We have spent our career listening to & trying to amplify voices that need it. We believe this is the duty of an artist, to recognize and address social issues. Art is a commentary on the world around you at any given time, with the information you have at hand. We will continue to hold our heads high and do our best to navigate this – music is meant to unite, not divide.
Update: Virtual concert raises more than $40K for Cancer Research
This weekend’s Jammin’ For a Cure concert raised more the $40,000 for Cancer Research, with funds raised being earmarked for the work of Dr. Michael Chu, a clinician scientist at the Cross Cancer Institute. His research is for a new treatment known as Chimeric antigen receptor (CAR) T-cell therapy.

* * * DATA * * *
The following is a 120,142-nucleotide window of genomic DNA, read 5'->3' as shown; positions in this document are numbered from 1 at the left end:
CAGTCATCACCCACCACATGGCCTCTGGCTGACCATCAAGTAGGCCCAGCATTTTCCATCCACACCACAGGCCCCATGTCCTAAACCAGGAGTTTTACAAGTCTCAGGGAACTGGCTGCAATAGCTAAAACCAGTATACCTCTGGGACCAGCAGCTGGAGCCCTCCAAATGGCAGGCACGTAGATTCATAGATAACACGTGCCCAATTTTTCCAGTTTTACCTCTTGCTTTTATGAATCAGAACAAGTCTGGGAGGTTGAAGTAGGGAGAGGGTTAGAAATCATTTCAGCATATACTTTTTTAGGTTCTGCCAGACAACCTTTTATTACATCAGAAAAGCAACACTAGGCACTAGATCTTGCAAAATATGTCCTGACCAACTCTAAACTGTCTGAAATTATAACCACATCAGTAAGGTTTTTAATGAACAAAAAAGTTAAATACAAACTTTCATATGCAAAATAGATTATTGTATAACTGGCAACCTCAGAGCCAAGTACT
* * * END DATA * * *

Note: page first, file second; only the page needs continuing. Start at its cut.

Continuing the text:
The 18 hour live performance was a great event. If you missed it, we have the links right here for you.
Friday: Click here
Saturday: Click here.
If you missed the show on the weekend, check it whenever you wish, and share it. The concert featured some really good performance from local, regional, national, and international artists. A highlight for me was El Niven and the Alibi. After doing some crazy tours, one from Tijuana to La Paz, performing fully amplified street concerts, and another from Edmonton to New York, across to L.A. and back to Edmonton. More than 400 shows over 3 years hones your skill, and this trio has a ton of skill.
Here’s a video they recently released called Likker. If you like the thoughts of a mash up between a 6’5″ Freddie Mercury, Frank Zappa, Commander Cody, and then you put an old worn telecaster in this volatile combination of a man’s hands, and say to him, go out and do something magical, and maybe just a bit crazy, then El Niven should appeal to you. Click here to learn more about El Niven and the Alibi.